6. #6
    TylerMoney
    Guest
    you'll love os x, it's easy, fun, and perdy.
    Airport extreme is an amazing thing; works great, and is compatible with almost every wireless router out there.

  7. #7
    Speedy
    Guest
    Well to the subject of programming with a mac... Yes it is possible but some say its not so conviniend like a PC. Anyway it works and it is possible and to change the OS is not a big deal... And java is a pain in the *** but it will work out...

    Cheers Speedy

  8. #8

    witeshark's Avatar
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    Programming in the terminal using pico as a text editor is fun and convenient I think

  9. #9
    jerodhusvar
    Guest
    Quote Originally Posted by witeshark
    Programming in the terminal using pico as a text editor is fun and convenient I think
    Oh, so you like Dos Edit for Unix? People around the *nix community look down on Pico. They expect you to use emacs or VI.

    jjh

  10. #10

    witeshark's Avatar
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    Heh, so I hear, but that's all about opinion, they all work, there is that end of line problem in VI, so I'd prefer Pico

  11. #11

    rman's Avatar
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    Cool
    The one advantage of using vi, is that it is included on all flavors of unix.
    Life isn't about waiting for the storm to pass, It's about learning to dance in the rain!

  12. #12
    jerodhusvar
    Guest
    Talking
    Quote Originally Posted by rman
    The one advantage of using vi, is that it is included on all favors of unix.
    And even though it's a pain in the ****, it works the same on every flavor. Don't get me wrong, for basic stuff, I use Pico, too. But if I am jumping on a box I've never used before I can be assured that VI will be there.

    jjh

  13. #13
    natey
    Guest
    Well, it depends on what you're doing -- what are you trying to program software for?

    Are you trying to make PC, Mac, Or Linux programs?

    Other than that, DVD's, wordprocessing, and net surf'n will work find on an OSX system.

    And, if you want all platform worlds -- but only one computer -- get virtual PC.

    I'd have virtual PC with XP -- it works fine, with the processing, but graphic intense things (like playing video) don't work well because I only have 64Mb of Video Ram on my Powerbook G4. Remember, when Running Virtual PC you end up sharing both your Ram and Virtual Ram with OSX and XP at the same time!

    Windows in Virtual PC is just windows -- it's not a special. Virtual PC is a program that's designed to use the G4 chips hybrid techology -- which means that the G4 chip is a powerpc chip and it can behave like a pentium III chip, too. G5 processors don't have this, so current versions of Virtual PC will not work on a G5. Microsoft, however, is working on a new Virtual PC program (coming out this year) that will work on the G5.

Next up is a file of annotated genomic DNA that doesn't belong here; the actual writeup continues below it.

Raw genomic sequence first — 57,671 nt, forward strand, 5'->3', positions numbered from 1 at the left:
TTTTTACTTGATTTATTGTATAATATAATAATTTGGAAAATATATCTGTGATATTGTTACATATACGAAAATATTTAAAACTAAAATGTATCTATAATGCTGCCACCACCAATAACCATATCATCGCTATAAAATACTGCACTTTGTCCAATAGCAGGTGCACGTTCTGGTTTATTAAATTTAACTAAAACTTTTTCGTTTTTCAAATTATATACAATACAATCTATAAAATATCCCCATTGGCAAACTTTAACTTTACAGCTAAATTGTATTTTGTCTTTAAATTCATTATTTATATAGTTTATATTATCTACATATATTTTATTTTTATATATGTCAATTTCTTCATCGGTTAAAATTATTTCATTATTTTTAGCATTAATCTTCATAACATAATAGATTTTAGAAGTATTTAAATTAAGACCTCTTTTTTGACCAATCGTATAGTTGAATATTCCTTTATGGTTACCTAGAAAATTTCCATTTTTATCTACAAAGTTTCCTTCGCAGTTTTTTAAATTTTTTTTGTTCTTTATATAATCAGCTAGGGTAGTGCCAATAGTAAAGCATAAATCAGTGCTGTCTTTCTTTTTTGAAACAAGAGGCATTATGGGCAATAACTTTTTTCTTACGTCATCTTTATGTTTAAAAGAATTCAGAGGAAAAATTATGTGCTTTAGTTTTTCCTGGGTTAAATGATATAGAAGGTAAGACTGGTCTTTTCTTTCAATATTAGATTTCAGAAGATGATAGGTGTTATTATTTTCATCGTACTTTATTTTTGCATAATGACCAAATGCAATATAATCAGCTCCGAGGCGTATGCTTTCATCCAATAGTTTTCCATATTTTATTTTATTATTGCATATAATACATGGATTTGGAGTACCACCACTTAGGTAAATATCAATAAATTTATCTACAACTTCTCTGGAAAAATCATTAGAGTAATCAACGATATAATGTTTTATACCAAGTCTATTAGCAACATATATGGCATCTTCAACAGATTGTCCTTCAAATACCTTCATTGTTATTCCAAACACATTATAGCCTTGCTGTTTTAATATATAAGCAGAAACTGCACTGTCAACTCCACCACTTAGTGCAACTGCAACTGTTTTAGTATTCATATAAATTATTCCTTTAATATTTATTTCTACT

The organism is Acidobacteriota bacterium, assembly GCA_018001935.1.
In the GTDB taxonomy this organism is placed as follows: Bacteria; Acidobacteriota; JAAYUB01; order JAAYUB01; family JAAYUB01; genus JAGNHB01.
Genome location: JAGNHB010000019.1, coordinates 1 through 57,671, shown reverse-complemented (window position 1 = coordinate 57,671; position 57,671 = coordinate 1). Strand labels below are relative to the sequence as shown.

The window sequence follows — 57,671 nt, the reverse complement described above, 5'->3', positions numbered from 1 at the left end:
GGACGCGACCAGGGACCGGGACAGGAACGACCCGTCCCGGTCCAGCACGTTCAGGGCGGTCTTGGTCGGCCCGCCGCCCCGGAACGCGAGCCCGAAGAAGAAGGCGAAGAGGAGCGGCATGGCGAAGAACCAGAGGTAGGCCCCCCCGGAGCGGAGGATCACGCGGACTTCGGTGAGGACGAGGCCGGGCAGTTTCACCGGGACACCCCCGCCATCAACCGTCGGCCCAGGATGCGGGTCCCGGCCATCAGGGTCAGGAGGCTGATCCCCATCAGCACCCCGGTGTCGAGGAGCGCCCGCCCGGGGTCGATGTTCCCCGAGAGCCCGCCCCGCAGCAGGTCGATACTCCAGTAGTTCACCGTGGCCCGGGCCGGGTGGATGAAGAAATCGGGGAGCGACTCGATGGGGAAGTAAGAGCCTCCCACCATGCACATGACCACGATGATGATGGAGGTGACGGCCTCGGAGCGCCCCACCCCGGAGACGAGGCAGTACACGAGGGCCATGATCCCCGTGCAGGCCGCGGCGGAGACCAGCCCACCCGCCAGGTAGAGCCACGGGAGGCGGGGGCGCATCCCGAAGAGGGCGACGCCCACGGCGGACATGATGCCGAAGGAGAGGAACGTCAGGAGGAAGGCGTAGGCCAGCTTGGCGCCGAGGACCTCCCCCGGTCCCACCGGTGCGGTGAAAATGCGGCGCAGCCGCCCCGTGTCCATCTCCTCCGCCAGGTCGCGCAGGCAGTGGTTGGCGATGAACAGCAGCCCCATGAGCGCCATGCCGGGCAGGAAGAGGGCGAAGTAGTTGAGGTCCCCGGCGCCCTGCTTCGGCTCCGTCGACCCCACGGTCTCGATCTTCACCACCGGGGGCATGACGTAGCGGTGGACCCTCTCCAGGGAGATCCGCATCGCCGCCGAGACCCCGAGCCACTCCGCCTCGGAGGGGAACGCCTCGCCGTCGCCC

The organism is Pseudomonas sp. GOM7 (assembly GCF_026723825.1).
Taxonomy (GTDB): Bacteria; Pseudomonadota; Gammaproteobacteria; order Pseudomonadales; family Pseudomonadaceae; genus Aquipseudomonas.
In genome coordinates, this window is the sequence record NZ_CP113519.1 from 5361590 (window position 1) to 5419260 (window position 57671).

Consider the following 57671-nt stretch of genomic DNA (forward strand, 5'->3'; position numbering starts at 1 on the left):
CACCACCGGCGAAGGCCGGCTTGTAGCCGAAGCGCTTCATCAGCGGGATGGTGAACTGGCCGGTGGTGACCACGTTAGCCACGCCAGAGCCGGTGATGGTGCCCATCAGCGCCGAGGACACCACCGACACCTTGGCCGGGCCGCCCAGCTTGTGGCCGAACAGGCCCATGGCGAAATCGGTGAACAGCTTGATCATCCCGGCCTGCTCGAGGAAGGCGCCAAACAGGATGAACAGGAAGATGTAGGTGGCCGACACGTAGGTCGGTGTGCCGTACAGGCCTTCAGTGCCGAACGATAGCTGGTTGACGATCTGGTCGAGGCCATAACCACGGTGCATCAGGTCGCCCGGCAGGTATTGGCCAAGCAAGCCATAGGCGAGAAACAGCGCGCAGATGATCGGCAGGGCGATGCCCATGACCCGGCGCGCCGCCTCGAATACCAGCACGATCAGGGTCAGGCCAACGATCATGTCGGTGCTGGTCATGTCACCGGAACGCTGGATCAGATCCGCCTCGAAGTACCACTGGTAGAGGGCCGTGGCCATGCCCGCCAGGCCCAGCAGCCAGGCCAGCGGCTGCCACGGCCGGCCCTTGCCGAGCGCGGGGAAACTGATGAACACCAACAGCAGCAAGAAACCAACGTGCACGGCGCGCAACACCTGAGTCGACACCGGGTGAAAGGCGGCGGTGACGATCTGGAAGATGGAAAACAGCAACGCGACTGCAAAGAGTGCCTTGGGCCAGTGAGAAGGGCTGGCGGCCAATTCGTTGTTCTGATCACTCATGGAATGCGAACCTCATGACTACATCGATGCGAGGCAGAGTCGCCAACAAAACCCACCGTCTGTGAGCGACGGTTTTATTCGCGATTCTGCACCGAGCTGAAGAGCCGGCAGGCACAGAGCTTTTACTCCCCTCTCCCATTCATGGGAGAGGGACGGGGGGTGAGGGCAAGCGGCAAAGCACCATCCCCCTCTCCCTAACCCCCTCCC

If you get a copy of virutal PC, you can install as many OS's as you want. For windows, I hear that 2000 or 98 is best. You can also install Linux systems with virtual PC -- or just right onto the system it's self, Linux can be set up to use the powerpc chip.

    I hear that Red Hat is a good Linux system.

    I have a powerbook (laptop) G4 system with 1Ghz powerpc processor. 768 Ram with 64 video ram.

    I ran XP (via virtual PC) and my spects came out to be a Pentuim III at 1.2 Ghz processing power, but I had hardly any video ram because I was sharing. Vitual PC will only allow me 16mb of video RAM towards the XP shell. Windows XP recommends 32mb of video Ram.

    The amount of available Ram is dependent on what's on your Mac. If I had 128mb of Video Ram, XP graphics would work fine. The processing, I have no problem with, it's just that anything that's graphic intence takes longer to load in the XP part and video tends to be slow too -- so it skips or the audio is out of sync with the picture.

    So, in short. If you want a mac -- get it. Get Virtual PC via student discount and throw windows on it and linux too. It'll be like having 3 computers in one. What more can you ask for?

    --nate

    PS yes you can try to run windows games in Virtual PC, but again, you run into video memory problems. Most newer games eat up video memory...and if there's not enough the game may be slower or not work at all. Solution: get a PS2.

    I hear that you can play PS2 games on a mac...with the right program. PS2 systems use a powerpc chip. I don't know that for sure, I just heard about it.

  14. #14
    Matt
    Guest
    You get Unix, Windows, OSX, OS9 (via Classic folder or what ever its called) and you can install Linux via Virtual PC! It's a programmers dream... Well at least I think it would be.

  15. #15

    Osiris22x's Avatar
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    As for your programming question, programming on the Mac is a dream. Since it's just Unix you can either compile software at the terminal (eg: g++ -o test temp.cpp) or you can use XCode, which is Apple's front end software development app. It's easily the best development suite I've ever used, and best of all, it's FREE!